Spring Hill Historic Home
342 Union St, Mt Pleasant, OH
Built in 1821, Spring Hill first served as the home of Thomas and Charity Rotch, a Quaker couple from New England involved in the Underground Railroad. Upon the advice of Dr. Benjamin Rush of Philadelphia, they moved west to Ohio in 1811 to cure Charity's spotted fever with a healthier climate. Before their home was built, the couple lived in a log cabin on their 4,000-acre Spring Hill Farm on which they raised merino sheep. The home that stands today was designed by Jehial Fox.
As Quakers and regular attendees of the Ohio Yearly Meetings of Quakers at Mount Pleasant, Thomas and Charity used their home as a safe haven for slaves escaping to freedom in the North. Charity mentioned this practice in her journal and an 1821 letter to her sister in the East. The Rotches' story is the focus of a book by Ethel Conrad, Invaluable Friends: Thomas and Charity Rotch . By 1820, before the construction of the house, slaves had been harbored in the upper story of their log springhouse. After their new dwelling was built, the Rotches housed slaves in the basement kitchen area and the second floor. In the new house, a staircase led directly from the basement to the second floor while being hidden from the first floor. This staircase was likely configured to offer domestic servants an unobtrusive byway, but proved useful in hiding the movement of escaped slaves through the house. As a testament to their commitment to protecting their houseguests, no slave was ever caught at Spring Hill despite attempts by slave hunters. The Friends of Freedom Society and the Ohio Underground Railroad Association now recognize Spring Hill as an Underground Railroad site.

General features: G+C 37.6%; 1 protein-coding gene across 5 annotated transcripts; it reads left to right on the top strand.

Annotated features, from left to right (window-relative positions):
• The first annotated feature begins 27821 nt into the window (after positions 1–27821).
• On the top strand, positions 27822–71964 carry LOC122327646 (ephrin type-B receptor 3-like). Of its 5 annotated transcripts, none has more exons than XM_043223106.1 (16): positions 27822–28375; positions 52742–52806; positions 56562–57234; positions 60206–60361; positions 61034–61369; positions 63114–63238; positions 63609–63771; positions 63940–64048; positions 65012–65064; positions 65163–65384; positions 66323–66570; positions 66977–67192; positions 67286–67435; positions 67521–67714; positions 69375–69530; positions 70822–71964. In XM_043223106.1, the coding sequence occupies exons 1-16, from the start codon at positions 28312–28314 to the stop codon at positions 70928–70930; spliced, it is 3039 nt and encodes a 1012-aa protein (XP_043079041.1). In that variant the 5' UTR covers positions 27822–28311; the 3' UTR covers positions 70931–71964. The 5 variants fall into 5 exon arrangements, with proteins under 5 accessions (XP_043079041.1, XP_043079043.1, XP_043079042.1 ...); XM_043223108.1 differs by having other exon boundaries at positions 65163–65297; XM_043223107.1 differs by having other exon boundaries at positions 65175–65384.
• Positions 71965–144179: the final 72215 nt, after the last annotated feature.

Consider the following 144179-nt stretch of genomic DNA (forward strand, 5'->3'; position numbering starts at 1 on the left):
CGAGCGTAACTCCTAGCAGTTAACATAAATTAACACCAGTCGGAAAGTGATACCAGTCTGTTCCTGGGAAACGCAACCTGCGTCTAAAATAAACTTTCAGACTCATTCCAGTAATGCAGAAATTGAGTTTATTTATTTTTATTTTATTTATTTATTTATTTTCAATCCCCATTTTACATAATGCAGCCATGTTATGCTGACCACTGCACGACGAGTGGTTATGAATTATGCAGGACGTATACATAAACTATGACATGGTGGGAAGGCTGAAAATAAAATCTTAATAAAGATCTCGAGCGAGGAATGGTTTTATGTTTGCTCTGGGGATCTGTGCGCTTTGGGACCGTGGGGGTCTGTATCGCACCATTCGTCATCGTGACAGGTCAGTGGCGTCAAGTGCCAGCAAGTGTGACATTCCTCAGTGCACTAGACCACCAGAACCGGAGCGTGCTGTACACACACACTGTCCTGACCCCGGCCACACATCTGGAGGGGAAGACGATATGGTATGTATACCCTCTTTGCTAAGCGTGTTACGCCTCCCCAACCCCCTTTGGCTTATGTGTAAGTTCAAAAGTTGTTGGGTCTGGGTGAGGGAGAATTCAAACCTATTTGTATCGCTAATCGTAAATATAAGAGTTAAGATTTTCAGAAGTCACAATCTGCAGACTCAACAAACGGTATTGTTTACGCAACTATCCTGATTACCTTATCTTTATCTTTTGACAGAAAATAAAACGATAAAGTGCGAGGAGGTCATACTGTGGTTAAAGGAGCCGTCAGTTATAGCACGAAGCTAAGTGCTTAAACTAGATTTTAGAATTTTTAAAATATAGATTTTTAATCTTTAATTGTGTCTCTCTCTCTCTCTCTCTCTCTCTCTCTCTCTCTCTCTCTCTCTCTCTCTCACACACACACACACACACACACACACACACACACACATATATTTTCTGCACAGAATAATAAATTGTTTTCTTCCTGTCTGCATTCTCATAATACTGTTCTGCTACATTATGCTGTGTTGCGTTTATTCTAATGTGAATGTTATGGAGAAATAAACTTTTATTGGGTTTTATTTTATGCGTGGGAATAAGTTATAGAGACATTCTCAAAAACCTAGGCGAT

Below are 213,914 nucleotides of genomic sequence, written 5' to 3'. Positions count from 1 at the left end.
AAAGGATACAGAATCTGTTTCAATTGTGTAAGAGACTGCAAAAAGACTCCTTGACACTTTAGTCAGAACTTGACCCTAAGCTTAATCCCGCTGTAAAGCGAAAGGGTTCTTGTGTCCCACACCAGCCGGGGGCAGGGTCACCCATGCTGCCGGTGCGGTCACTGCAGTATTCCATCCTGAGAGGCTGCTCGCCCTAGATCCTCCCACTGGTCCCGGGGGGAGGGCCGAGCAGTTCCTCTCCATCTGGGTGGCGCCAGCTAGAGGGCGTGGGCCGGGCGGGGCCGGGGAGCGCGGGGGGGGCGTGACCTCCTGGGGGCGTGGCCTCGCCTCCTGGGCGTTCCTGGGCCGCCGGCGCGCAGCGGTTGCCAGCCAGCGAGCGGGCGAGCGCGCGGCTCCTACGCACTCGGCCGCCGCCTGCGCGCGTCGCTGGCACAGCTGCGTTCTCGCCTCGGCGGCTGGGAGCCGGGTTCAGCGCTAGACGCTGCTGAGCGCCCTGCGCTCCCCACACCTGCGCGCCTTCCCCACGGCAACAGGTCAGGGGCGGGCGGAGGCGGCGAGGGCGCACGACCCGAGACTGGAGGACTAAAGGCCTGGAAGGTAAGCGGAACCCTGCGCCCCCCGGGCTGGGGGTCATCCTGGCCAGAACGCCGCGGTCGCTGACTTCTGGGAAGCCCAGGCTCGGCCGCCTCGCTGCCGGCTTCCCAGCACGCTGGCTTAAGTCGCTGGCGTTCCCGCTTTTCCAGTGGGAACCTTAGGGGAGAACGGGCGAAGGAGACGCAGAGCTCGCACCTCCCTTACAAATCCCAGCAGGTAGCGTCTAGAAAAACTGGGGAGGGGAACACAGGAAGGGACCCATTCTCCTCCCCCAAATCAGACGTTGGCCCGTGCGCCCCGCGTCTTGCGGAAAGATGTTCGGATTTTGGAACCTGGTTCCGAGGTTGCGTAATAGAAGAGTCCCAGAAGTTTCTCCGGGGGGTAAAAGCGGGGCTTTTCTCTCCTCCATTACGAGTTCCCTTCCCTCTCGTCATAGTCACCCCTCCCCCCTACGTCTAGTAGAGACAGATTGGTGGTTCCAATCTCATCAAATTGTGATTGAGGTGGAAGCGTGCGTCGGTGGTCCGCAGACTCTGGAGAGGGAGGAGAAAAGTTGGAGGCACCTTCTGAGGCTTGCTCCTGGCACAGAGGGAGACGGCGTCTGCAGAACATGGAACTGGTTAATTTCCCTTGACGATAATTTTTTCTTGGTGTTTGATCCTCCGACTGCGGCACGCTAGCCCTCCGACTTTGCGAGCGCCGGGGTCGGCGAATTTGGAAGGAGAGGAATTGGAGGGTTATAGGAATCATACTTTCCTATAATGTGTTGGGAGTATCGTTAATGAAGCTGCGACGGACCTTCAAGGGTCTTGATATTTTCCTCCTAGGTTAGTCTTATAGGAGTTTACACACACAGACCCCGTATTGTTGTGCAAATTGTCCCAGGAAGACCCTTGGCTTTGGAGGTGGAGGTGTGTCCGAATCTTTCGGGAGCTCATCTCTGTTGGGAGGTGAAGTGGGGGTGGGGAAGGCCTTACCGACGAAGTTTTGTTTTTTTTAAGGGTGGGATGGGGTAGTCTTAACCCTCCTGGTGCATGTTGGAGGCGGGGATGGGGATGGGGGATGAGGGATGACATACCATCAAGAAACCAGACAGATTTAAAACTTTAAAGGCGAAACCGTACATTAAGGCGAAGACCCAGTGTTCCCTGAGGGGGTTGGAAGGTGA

After Thomas died in 1823 and Charity in 1824, the house was transferred to their heirs. In 1830, Arvine Wales purchased the home and 60 acres, building a west wing on the house in 1831. Wales also supported the abolition movement. The Wales family has owned the home all but a few years since then. In 1910, the house saw more changes and additions, the last being a screened-in porch built in 1920. Today, Spring Hill is the oldest house of significance remaining in Massillon.
National Park Service